A moment during New York State's hearing on regulating the virtual currency speaks volumes about why the government and startups don't see eye to eye.
For a moment--just a moment--during Tuesday's opening bitcoin hearing, it seemed like all civility might be lost.
The mood of the New York State Department of Financial Services hearing, ledby the state's top financial regulator, Benjamin M. Lawsky, was mostly genial. That's until about an hour into a conversation between Lawsky and a panel of Bitcoin-investing venture capitalists.
Lawsky asked a series of questions that boiled down to: Would regulating small Bitcoin companies like large U.S. banks stifle innovation?
To the panel, who included venture capitalists Fred Wilson and Jeremy Liew, along with SecondMarket founder and CEO Barry Silbert and money managers Cameron and Tyler Winklevoss, the answer was clear. Of course it would.
Things got heated after the panelists expounded at length on their free-market viewpoints.
Liew, a partner at Lightspeed Venture Partners, suggested that if harsh regulations were imposed, U.S. virtual-currency companies might seek other countries to call home.
Wilson, a partner in Union Square Ventures, explained that lots of the companies innovating in Bitcoin payments, processing, or trading in New York City are small startups--the sort with a team of three or four individuals operating with just a few hundred thousand dollars in seed funding.
"It's unreasonable to expect them to do the same things JPMorgan Chase does," said Wilson, whose venture capital firm is based in New York City.
If you're a founder of a virtual-currency company, you're thinking, Wilson said: "'I have to run my server, I have to write my code, and I have to deal with my customers, and I have to apply for a money-transfer licenses in all 50 states.' I would just encourage you all to be mindful of that. You cannot expect a three-person company to do the same things that a global financial company with thousands of employees can do."
He then offered a hypothetical scenario in which future regulations force a startup to raise "a million dollars or hire five people" just to comply with state laws. That, he said, would hamper a venture capitalists' interest in such a company.
All this anti-regulatory talk caused Lawsky, New York State's superintendent of financial services, to bristle. The hearing's entire raison d'etre is preparation for New York State this year proposing a regulatory framework for virtual currency firms operating in the state.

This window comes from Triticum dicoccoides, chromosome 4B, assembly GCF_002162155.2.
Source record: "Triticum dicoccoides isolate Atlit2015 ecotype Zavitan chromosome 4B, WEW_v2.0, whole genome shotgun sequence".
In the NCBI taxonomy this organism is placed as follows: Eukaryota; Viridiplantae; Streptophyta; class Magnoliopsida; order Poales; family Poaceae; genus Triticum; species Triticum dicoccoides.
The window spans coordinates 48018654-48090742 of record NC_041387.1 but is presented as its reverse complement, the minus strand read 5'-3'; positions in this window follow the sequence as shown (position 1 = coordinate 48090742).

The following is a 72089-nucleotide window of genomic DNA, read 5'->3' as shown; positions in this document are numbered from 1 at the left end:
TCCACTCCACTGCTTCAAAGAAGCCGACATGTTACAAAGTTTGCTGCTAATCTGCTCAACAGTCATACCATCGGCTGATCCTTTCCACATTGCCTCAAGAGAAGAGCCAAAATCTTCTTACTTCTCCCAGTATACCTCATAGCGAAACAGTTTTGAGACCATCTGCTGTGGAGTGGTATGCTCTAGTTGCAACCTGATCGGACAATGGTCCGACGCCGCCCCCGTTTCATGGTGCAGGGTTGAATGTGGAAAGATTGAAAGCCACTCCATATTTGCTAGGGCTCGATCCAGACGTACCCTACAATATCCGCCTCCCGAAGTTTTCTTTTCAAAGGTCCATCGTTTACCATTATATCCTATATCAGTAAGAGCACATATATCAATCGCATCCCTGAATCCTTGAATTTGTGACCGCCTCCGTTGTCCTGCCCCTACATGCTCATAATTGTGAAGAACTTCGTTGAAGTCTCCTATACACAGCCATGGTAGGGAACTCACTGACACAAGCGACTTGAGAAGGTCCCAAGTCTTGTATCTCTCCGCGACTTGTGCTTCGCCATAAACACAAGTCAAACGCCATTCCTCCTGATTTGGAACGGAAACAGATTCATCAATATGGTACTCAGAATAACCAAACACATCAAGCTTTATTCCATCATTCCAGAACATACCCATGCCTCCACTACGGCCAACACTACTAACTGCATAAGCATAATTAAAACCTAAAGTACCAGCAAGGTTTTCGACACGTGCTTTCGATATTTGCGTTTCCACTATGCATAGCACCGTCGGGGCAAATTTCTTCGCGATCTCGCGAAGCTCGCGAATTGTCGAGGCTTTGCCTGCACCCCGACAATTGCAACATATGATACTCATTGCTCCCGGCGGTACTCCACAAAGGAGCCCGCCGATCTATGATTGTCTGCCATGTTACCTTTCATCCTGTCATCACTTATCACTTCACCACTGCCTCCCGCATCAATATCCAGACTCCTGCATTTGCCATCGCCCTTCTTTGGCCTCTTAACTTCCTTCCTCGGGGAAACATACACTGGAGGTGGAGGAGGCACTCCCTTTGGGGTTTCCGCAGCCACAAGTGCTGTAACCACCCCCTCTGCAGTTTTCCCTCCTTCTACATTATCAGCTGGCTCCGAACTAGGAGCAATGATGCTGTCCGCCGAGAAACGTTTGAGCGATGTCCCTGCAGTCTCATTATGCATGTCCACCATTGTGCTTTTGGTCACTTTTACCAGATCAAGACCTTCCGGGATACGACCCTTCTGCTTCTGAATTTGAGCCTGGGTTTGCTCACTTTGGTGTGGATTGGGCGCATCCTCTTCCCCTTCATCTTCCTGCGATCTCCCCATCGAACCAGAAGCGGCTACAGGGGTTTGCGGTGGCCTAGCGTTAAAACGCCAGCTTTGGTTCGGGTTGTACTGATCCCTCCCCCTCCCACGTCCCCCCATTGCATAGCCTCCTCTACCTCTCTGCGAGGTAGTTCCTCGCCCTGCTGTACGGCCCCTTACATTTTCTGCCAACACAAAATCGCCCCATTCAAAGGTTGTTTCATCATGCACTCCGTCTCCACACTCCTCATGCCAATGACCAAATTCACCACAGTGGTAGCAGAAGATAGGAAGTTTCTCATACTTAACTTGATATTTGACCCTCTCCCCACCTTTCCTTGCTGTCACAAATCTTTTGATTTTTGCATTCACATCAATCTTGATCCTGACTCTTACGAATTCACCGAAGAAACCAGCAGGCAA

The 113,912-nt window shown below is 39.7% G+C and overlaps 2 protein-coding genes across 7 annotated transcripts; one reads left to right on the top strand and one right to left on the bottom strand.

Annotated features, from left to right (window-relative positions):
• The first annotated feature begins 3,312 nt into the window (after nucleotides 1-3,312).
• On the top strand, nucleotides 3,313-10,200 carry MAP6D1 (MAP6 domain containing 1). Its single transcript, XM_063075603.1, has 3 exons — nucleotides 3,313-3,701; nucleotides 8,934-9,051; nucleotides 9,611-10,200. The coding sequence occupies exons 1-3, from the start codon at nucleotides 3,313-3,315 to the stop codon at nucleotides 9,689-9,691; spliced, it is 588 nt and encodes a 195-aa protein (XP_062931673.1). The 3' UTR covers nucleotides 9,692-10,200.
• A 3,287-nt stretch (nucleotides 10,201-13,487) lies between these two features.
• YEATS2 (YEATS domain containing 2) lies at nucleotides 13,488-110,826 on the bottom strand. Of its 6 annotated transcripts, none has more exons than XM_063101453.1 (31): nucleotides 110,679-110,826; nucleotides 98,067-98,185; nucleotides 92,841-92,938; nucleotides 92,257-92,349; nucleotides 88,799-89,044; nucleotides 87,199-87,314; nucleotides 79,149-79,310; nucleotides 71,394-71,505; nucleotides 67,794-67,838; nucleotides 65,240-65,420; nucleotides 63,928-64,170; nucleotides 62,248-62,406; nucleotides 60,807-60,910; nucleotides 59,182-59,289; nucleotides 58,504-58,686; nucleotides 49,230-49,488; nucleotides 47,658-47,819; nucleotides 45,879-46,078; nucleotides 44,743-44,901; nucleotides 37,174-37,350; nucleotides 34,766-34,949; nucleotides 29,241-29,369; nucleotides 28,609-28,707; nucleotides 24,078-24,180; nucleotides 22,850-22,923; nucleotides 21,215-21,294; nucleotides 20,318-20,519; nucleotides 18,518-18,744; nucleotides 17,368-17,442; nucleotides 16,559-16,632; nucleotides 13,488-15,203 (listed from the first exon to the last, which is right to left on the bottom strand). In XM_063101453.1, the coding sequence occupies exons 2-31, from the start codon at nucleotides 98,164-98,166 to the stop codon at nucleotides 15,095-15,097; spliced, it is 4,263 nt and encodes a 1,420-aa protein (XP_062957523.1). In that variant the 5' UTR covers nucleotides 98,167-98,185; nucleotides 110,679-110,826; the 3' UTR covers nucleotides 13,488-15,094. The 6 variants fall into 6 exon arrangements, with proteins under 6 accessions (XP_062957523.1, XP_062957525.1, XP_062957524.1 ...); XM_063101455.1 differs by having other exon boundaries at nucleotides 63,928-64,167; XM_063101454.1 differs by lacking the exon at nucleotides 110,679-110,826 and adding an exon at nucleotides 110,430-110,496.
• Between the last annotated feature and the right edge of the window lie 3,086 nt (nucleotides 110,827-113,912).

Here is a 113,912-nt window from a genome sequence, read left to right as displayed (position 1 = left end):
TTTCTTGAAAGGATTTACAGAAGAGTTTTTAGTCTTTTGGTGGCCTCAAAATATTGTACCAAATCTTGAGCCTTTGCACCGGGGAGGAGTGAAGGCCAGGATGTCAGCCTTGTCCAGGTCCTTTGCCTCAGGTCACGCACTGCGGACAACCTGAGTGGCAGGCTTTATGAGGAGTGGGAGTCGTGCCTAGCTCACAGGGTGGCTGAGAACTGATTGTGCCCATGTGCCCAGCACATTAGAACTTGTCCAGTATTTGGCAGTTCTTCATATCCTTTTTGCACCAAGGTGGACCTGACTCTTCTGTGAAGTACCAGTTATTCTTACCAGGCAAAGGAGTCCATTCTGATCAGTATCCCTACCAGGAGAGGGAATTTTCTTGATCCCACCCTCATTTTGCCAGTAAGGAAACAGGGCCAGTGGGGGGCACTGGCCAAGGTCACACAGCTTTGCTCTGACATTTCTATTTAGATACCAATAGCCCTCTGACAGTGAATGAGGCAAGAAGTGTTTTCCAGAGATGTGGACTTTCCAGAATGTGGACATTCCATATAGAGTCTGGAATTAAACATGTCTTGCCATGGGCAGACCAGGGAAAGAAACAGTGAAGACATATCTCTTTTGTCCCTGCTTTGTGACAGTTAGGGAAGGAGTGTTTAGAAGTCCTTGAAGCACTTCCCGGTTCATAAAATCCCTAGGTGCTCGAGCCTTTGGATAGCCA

This approach is, as of now, being hypothetically discussed as a "Bitlicense," which could be issued to merchants, allowing them to use virtual currencies. If done right, it could set a model for the rest of the nation. So, stakes are high.
Keep in mind this discussion comes just one day after the U.S. Department of Justice announced it had arrested Charlie Shrem, CEO of the Bitcoin payment-processor BitInstant, along with Robert Faiella, an alleged underground Bitcoin exchanger, and accused them of selling upwards of $1 million in the virtual currency to users of Silk Road, the online black market. It's less than four months since the FBI busted its alleged founder, Ross William Ulbricht, and shut down Silk Road. The one thing the state financial services department is not open to is not regulating Bitcoin.
"If the choice for the regulator is to permit money-laundering on the one hand, or permit innovation on the other, we are always going to choose squelching money laundering." --Benjamin M. Lawsky
"If the choice for the regulator is to permit money-laundering on the one hand, or permit innovation on the other," Lawsky said, explaining that the term "money laundering" stands for all the illegal behavior accomplished with that money: firearms trading, terrorism funding, drug purchasing, human trafficking. "We are always going to choose squelching money laundering. Simply, it's not worth it for society for money laundering and all of the things it supports to persist, in order to permit 1,000 flowers to bloom on innovation."
"The question is whether we can get somewhere in between, where we're very comfortable--very comfortable--that we're preventing money laundering, and still allowing innovation," Lawsky said.
That's going to be a question for many months--if not many years--to come. Certainly very little common ground was unearthed Tuesday.